Key anniversaries at the Masters starting in 1943

Mike Weir / Tiger Woods
AUGUSTA, GA - APRIL 13: Mike Weir of Canada is presented with the green jacket by Tiger Woods of the USA after winning the play off after the final round of the 2003 Masters Tournament at the Augusta National Golf Club in Augusta, Georgia on April 13, 2003. (Photo by Harry How/Getty Images)

AUGUSTA, Ga. — A look at some of the anniversaries this year at the Masters:

75 years ago (1943)

Bobby Jones and Clifford Roberts decided after the 1942 Masters to stop the tournament for the rest of World War II. According to the Augusta Chronicle, the club’s greenskeeper raised turkey and cattle on the grounds while the club was closed. Roberts said in his autobiography that the cattle destroyed several azalea and camellia bushes and ate the bark of several young trees. There were plenty of WWII connections to the Masters. Jones was commissioned as a captain in the Army Air Corps, and his unit landed at Normandy a day after the D-Day invasion. Leading the Normandy invasion was Gen. Dwight D. Eisenhower, who later became a member at Augusta National during his two terms as U.S. president.

50 years ago (1968)

The 1968 Masters is best remembered for five words: “What a stupid I am.” Roberto de Vicenzo birdied the 17th hole in the final round to take a one-shot lead over Bob Goalby, only to bogey the last hole. The Argentine was so angry at his bogey that he didn’t properly check his card, which was kept by Tommy Aaron, and he signed for a 4 on the 17th instead of a 3. Under the rules, he had to accept the higher score, giving him a 66 instead of a 65. And instead of an 18-hole playoff the next day, Goalby was the winner by one shot. Goalby closed with a 66 to finish at 11-under 277. De Vicenzo had won the British Open a year earlier, but this scorecard blunder remained his most famous moment until his death last year.

25 years ago (1993)

Bernhard Langer won the 1993 Masters for his second green jacket, closing with a 2-under 70 for a four-shot victory over Chip Beck. His first Masters victory in 1985 was remembered for Curtis Strange twice going for the green when he had the lead and finding water. The 1993 Masters featured Beck choosing to lay up when he was trailing. Langer had a three-shot lead when Beck laid up on the par-5 15th from 236 yards away. He made par, while Langer followed with a birdie to stretch the lead. There was one other similarity to Langer’s victories. He was harshly criticized in 1985 for saying “Jesus Christ” in the Butler Cabin interview while expressing surprise at Strange’s lead. The controversy led to Langer becoming a Christian, and when he won in 1993, he said it again because it was Easter. “I sometimes joke that I’m the only one to mention ‘Jesus Christ’ in Butler Cabin twice,” he said.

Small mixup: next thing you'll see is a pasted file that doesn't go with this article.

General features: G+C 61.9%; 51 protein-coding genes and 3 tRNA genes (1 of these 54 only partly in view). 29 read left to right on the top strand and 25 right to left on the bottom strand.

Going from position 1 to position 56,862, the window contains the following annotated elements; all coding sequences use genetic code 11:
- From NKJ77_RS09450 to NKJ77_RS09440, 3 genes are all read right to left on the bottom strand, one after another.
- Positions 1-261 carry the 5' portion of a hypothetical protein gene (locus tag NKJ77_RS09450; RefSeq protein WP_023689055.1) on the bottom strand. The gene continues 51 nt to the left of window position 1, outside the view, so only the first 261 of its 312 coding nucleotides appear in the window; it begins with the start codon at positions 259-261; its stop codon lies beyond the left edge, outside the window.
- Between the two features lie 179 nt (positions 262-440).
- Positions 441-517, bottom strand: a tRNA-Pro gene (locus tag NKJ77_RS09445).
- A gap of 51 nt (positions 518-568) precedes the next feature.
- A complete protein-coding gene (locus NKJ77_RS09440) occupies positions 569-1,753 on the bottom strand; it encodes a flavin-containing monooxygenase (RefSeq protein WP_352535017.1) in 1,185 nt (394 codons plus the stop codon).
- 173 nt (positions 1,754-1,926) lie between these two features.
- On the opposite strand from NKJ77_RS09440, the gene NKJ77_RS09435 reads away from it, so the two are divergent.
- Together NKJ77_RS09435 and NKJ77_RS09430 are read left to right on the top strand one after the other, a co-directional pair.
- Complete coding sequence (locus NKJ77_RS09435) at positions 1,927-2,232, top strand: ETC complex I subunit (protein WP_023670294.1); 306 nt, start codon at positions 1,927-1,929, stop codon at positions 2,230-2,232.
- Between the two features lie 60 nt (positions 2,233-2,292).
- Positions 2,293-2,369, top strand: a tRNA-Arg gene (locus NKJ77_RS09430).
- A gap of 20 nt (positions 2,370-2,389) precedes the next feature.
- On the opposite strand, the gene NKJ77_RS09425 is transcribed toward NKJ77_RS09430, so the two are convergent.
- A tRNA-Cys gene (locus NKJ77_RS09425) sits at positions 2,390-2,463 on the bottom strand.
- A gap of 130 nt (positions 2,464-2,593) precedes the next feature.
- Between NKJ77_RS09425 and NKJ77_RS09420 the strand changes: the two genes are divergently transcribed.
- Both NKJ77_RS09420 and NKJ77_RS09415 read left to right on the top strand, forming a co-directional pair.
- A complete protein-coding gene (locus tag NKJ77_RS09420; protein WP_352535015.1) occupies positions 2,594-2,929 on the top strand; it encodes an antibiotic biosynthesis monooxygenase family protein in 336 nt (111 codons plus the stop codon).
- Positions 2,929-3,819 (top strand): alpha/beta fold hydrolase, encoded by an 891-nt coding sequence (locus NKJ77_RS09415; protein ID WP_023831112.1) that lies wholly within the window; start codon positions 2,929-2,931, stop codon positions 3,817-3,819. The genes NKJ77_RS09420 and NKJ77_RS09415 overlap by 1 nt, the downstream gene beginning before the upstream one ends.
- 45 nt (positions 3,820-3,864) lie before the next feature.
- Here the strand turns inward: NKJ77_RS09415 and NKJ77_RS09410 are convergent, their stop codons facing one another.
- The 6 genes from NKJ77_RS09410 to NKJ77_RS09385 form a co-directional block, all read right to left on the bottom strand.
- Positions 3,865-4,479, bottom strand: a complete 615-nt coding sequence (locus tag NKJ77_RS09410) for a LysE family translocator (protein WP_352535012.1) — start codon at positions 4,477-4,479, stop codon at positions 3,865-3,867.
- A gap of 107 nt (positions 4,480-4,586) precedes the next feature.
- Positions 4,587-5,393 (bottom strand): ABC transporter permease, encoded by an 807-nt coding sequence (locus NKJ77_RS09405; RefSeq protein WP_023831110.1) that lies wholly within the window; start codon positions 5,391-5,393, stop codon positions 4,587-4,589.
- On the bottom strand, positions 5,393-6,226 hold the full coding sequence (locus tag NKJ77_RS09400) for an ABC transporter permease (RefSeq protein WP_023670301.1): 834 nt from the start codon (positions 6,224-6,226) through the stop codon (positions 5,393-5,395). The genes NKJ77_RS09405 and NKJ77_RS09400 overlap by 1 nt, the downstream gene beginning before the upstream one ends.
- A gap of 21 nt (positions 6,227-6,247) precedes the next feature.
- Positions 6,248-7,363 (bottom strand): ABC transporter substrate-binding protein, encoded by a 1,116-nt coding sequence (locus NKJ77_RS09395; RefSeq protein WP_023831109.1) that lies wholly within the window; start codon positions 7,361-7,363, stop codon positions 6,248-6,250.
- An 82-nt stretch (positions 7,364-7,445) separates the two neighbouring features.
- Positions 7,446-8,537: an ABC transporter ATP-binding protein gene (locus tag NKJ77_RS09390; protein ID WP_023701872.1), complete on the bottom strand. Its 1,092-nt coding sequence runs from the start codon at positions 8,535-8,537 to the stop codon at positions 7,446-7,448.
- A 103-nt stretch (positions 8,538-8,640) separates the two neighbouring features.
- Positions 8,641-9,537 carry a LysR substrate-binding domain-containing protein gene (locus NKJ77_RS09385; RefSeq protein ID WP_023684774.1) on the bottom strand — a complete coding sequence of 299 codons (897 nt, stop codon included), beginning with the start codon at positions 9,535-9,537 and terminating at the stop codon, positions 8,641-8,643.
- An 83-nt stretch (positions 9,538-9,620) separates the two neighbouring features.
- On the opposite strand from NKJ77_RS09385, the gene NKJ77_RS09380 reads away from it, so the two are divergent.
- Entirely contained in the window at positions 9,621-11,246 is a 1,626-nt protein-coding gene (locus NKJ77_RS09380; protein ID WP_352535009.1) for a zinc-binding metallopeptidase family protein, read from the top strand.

20 years ago (1998)

Mark O’Meara became the first player since Arnold Palmer in 1960 to birdie the last two holes for a one-shot victory in the 1998 Masters, which also was the last year the Augusta National gallery witnessed a Jack Nicklaus charge. O’Meara holed a 20-foot birdie putt on the last hole for a 67 to beat Fred Couples and David Duval, and at 41 he became the oldest first-time winner of the Masters. Couples had a wild back nine with a double bogey on No. 13 and an eagle on the 15th. Duval missed birdie chances on the 17th and 18th for a 67. He was in Jones Cabin watching O’Meara when Augusta National chairman Jack Stephens told him: “Don’t worry, David. Nobody ever makes that putt.” O’Meara made the putt. Nicklaus, 58, birdied four of his first seven holes and pulled within three shots of the lead, causing so many roars that even Tiger Woods in the group ahead backed off putts. But he had to settle for a 68 and tied for sixth.